Your biome placement and mountains also look a bit off to me, but I'm not so strong on geology, climatology, and ecology. You should probably try to separate the geology from the climate/biome. Mountains may affect the climate and ecosystem, but they aren't a climate or ecosystem in and of themselves. You can have a wide range of different ecosystems on mountains. We have fairly drastic variations in precipitation here in British Columbia due to the mountains. An individual mountain range usually isn't very wide, so when you have a significant area with mountains, it tends to be a sequence of parallel mountains with valleys in between. When most people who don't live in western North America think of as "The Rocky Mountains" is actually a lot of mountain ranges crammed together including the Coast, Cascade, Columbia, Insular, Olympic, Rocky, Sierra Nevada, and Sierra Madre mountains. Squashed in among them are everything from rainforests to deserts. I think there's only one place on Earth where a large contiguous area has been raised above the treeline rather than just peaks or ridges, and that's the Tibetan Plateau.
Also, mountains are associated with boundaries. No necessarily coastlines, but where they lie between two sections of flatter land, those two sections tend to be discrete "lumps" rather than one cohesive lump with a mountain range through the middle. Ranges that violate this, like the Urals, tend to be old and worn down as the boundary they were created by has fused solid. Concentrated "lumps" of mountain in isolation from any sort of linear structure are also a bit un-natural looking.
@jbgibson - Thanks for all the pictures, I see what you mean. I'm changing my canvas size to a 1:2 proportion to get it as close to realistic as possible. I wasn't planning on showing the poles, no, so here's a question - changing the map to 2:1 proportion, would not defining the poles in the extra space be alright? By mixing it in with the water background, I mean. I'm pretty sure I understand what you're saying - because of the curvature, the landmasses closer to the poles should be widened to accommodate for the smashing that happens when properly projected onto a sphere. Got it. This map is being created as a reference for all the smaller, regional maps I'm going to create from it so I'm assuming that account for the distortion is still necessary, right? I'll do it anyway :)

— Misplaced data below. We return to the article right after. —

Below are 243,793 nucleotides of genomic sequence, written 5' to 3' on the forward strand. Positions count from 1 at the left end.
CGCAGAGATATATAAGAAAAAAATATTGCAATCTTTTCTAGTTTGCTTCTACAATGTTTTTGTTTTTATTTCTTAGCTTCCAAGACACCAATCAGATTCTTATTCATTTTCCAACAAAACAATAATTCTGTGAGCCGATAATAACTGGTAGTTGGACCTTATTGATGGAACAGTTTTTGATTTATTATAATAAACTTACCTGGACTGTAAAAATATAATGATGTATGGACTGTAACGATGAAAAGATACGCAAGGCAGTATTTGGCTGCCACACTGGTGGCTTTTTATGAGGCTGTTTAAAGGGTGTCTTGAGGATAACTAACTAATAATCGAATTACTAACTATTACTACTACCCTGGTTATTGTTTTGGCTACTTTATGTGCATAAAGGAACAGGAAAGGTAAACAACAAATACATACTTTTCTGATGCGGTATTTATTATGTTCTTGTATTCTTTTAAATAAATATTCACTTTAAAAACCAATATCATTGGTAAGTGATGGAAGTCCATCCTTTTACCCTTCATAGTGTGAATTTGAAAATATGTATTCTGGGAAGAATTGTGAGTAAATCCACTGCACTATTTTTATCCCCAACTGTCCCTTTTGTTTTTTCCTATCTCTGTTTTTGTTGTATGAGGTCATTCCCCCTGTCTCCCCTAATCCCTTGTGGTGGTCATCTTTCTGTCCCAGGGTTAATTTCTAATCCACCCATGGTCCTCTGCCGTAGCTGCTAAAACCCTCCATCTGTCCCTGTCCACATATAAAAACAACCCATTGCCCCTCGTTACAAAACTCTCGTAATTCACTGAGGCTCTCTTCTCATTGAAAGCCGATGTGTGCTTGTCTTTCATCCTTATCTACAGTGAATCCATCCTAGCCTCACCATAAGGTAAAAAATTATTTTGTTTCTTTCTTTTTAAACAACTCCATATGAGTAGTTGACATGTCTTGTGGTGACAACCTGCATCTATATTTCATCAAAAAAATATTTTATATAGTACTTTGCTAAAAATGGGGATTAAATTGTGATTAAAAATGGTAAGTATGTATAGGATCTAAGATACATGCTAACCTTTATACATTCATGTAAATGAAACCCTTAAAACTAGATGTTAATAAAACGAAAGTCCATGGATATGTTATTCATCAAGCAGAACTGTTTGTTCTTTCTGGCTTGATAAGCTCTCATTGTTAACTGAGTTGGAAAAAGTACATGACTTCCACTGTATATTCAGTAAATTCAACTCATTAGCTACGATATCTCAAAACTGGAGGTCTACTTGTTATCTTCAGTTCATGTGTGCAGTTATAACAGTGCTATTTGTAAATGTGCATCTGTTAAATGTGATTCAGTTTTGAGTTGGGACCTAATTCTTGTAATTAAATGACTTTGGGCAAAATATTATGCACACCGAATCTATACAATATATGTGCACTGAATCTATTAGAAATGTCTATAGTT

@ManOfSteel - Thanks for the links, already looked at "PCK: Climate maps' and that's a really good reference; I'll be sure to check out the others too.
@Hai-Etlik - The futher explanation is very much appreciated. I want the map to be able to conform to a "Equidistant Cylindrical" projection as close as it possibly can without the whole thing needing to be changed, instead of having some decent looking map that can only be explained by the fact that it's fictional fantasy. Ah, the continents do square up, don't they? I'm stretching out the canvas right now so I'll be moving the continents around, making the NE one larger, so I will try and place them more naturally! Thank you for pointing that out, I was worried about that happening.
Most of my mountains placed were previously planned either for the story or from the conception of what I wanted the continent/island to look like, so I haven't been trying to shape the mountains around the climates or vice versa for the same reasons you stated - they don't all arise from steppe or rainforests. I have actually been to the Rocky Mountains twice! I understand exactly what you mean. I'll look up the Tibetan Plateau, thanks :)